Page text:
“I’m not sure,” the heron said, “but maybe you could hold onto it with that lovely tail of yours.”

Laura tried, and discovered she could, indeed, hold onto the basket with her tail. She took a tight hold of the heron’s legs, and it flew her up into the air and across the pond as easily as if she weighed no more than a feather. It let her down on the pebbly path on the other side very easily. There was a boat drawn up on the shore on this side, which Laura thought would be very useful for when she wanted to get back.

Laura gave the heron a cookie. “Thank you very much for helping me across,” she said.

“Oh no, thank you for freeing me, and for this delicious cookie.” The heron gobbled it down and flew up into the sky.

The pebbly path went straight to the Spiky Mountain. It wasn’t a very high mountain, but the path up it was very narrow. It made Laura nervous to look at, but she started up the mountain, glad that her journey was almost over.

In a few places, the path was so narrow that she had to hold the basket with her tail, and hold onto the wall with both hands as she went along it, and in other places she had to keep good balance with her tail straight out behind her.

At last, Laura came to the top of the mountain, and there was a small house made of red bricks. The princess boldly went up to it and knocked on the door.

The door opened, and the beautiful sorceress appeared. She had a sleek black raven on her shoulder. “Princess Laura!” the lady smiled. “What can I do for you?” The raven cawed.

Laura came inside and handed the basket to the sorceress. “I came through the Enchanted Forest and across the Wide White River and through the Yellow Field and over the Green Pond and up the Spiky Mountain to see you. I brought you some cookies.”

The sorceress smiled a beautiful smile and opened the basket. Inside, there were three cookies.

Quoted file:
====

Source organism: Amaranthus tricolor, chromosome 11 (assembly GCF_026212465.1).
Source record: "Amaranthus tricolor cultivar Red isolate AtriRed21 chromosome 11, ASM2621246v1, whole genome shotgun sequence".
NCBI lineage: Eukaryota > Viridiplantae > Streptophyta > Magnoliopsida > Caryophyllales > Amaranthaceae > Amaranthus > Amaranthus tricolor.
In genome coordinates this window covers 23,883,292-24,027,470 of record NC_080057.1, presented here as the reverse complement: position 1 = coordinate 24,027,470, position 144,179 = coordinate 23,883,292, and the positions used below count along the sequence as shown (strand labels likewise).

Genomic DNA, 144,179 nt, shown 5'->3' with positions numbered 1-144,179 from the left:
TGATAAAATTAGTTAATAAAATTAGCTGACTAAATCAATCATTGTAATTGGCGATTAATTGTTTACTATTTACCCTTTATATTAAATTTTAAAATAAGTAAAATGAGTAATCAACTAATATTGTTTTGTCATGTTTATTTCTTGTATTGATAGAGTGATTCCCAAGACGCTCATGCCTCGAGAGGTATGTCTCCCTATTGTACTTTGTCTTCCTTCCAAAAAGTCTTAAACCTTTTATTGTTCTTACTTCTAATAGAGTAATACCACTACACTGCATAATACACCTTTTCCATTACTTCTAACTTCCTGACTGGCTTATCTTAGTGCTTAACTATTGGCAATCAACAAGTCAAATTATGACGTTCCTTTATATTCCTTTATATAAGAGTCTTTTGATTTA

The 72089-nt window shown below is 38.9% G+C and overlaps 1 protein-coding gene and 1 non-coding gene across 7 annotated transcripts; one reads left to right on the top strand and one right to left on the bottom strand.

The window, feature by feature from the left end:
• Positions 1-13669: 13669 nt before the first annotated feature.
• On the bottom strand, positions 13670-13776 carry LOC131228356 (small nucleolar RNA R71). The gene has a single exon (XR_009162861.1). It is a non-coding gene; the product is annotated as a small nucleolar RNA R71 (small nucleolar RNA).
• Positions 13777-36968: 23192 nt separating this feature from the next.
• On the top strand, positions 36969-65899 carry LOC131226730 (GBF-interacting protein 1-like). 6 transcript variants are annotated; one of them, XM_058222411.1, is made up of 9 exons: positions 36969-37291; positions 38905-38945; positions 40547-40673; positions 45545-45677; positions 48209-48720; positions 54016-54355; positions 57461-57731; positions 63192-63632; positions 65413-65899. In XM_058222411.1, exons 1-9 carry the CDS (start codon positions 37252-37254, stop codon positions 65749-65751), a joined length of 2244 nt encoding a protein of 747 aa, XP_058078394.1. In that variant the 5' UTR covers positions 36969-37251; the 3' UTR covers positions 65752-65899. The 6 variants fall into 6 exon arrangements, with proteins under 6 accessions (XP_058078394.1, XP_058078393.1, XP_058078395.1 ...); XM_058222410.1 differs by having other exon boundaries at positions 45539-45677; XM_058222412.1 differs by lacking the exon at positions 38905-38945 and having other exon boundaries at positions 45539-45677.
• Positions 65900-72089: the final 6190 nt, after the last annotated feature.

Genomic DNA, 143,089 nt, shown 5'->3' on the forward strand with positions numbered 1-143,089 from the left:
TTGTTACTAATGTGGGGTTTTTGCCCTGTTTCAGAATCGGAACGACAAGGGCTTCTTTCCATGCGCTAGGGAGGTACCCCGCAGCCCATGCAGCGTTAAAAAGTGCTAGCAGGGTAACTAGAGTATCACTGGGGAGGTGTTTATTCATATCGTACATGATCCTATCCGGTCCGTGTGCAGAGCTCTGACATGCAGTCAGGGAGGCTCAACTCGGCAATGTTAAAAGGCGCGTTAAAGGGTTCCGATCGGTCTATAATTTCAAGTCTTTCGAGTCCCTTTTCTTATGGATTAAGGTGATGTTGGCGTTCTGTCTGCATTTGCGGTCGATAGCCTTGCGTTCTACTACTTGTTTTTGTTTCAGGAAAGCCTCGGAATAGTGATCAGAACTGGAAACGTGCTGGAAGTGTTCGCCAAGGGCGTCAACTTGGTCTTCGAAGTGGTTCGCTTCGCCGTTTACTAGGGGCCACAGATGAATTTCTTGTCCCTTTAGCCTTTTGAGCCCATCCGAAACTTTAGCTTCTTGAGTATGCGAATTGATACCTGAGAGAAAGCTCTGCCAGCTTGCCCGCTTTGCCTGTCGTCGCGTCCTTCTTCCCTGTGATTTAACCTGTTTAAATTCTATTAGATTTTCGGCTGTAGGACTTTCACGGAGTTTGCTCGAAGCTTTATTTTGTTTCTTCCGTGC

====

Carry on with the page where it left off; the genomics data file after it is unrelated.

“Oh no!” Laura cried. “I gave away so many to the people who helped me get here and I didn’t realise I was running out!”

“No matter,” said the sorceress. “There’s enough for us.” She gave one to Laura, and one to the beautiful black raven on her shoulder, and she took the last one for herself. The sorceress poured out some tea and they ate their cookies.

“Now why,” asked the sorceress, “did you come all this way to see me?”

“I came to ask you to take my tail away,” Laura said.

“Oh, I can do that,” the sorceress smiled, “but are you sure you want me to? I can’t put it back again.”

“Of course I want it gone,” said Laura. “It… it looks funny.”

“I think it’s a very beautiful tail,” said the sorceress with a smile. “Has it been no use to you?”

Laura thought. “I suppose,” she said, “that it kept me from falling out of the trees in the Enchanted Forest so the unicorn couldn’t eat me. And I suppose it helped me keep my balance on the log across the Wide White River. And I suppose I can hold stuff with it.”

“Are you sure you want it gone?”

Laura thought. “Do you really think it’s beautiful?”

“I do,” said the beautiful sorceress, and the raven cawed its agreement.

“I… I think I’ll keep it after all, if you don’t mind,” Laura said. “I’m sorry to have come all this way to bother you.”

“Don’t worry. It was nice to have some company for my afternoon tea.”

Laura finished her tea, said goodbye to the beautiful sorceress and her raven, and left.

After that, Laura learned to keep her tail high so no one could step on it and the royal cats couldn’t play with it. She carried things with it and walked along fences without ever falling. She put pretty bows on the end of it, and brushed the soft hair every day, and no one could say that it didn’t look very nice.

And best of all, whenever one of her four older brothers tried to pull her tail, Laura learned how to tickle them with it. And they were all very ticklish.

The End.


Story copyright Jessica L. Holland, 2003.